Welcome. You picked a great time to come back.
Last night's episode was certainly a damn good one. Made up, for me anyway, for that 20-minute-long dream sequence the week before.
I guess I can no longer describe Silvio as useless. He definitely knows how to kill distraught women.
We've suspected for weeks that Adriana was going to get whacked. What we needed to know was Who, How, and When. Well, last night we got answers for all those questions. And the screenwriter had us, at least me, going there for a while. When Christopher began choking Adriana, I didn't think he would strangle her, that his good sense would eventually kick in. But as the scene continued, and his hands remained around her neck, I thought that maybe he really would choke her to death. It seemed possible we'd have another Murder Machine redux, with Chris calling Tony Soprano to dispose of Adriana's remains the way they got rid of Ralphie C. after Tony killed him in a rage.
After Christopher left the house to buy cigarettes, and we saw him at a gas station observing how other people live, you got the sense that he just wasn't willing to give up the $50,000 car and all the rest to go away with her. And when Tony Soprano called Adriana and told her Silvio was coming to pick her up, you knew it was just a matter of time.
Hey, and how about that Tony Soprano? For this week, at least, he acted like a real tough-guy gangster and actually seemed, finally, to be coming around to taking care of his trouble-making cousin Tony B. I got the sense that he's going to take care of him in two weeks—Hey, we got Memorial Day off!—in the season finale.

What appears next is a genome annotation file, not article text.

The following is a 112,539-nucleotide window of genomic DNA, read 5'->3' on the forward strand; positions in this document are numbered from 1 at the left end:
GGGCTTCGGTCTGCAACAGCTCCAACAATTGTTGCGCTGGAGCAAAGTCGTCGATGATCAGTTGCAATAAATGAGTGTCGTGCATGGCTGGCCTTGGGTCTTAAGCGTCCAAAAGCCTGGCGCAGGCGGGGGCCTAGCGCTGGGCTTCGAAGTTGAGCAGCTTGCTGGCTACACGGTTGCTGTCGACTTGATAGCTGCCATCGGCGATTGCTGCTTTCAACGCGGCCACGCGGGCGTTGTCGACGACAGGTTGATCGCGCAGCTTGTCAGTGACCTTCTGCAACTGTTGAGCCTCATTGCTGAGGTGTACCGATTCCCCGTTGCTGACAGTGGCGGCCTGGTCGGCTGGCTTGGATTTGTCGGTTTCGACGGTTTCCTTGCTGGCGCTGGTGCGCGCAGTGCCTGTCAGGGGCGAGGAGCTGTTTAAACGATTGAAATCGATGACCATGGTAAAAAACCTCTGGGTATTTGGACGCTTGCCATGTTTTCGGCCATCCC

Gottta love that Johnny Sack, though. Sent Little Carmine packing and told Tony where to get off in that scene under the bridge. Tony hinted that he would let Johnny whack his cousin and asked him to make it quick, not make him suffer, because, after all, Tony B. was his cousin.
When Johnny Sack refused, Tony thought about it, thought about telling him where Tony B. was, but in the end, he refused to knuckle under and told Johnny Sack to go fuck himself. That could mean war, but in the end, my suspicion is that Tony Soprano will redeem himself—as a gangster, that is—and whack Tony B. himself, or have his men do it. My only question is how he'll let Johnny Sack know that Tony B. is dead and avoid a full-scale war. (Maybe he won't.)
Lots of other interesting plot lines and subplots. I'm still not sure that Christopher won't decide to turn on Tony Soprano. That beating Tony gave Christopher for snorting heroin may have been called for, but it could be that the screenwriters are trying to give us a clue that Christopher will defect and become a turncoat. Or maybe not.
I'm still trying to figure out what to make of the bathroom scene in Tony's long dream when Tony tells Finn's old man that he did his homework and shows him a copy of The Valachi Papers, Peter Maas' classic about the first American mobster to break his vow of omertà. Was Tony Soprano thinking about cooperating?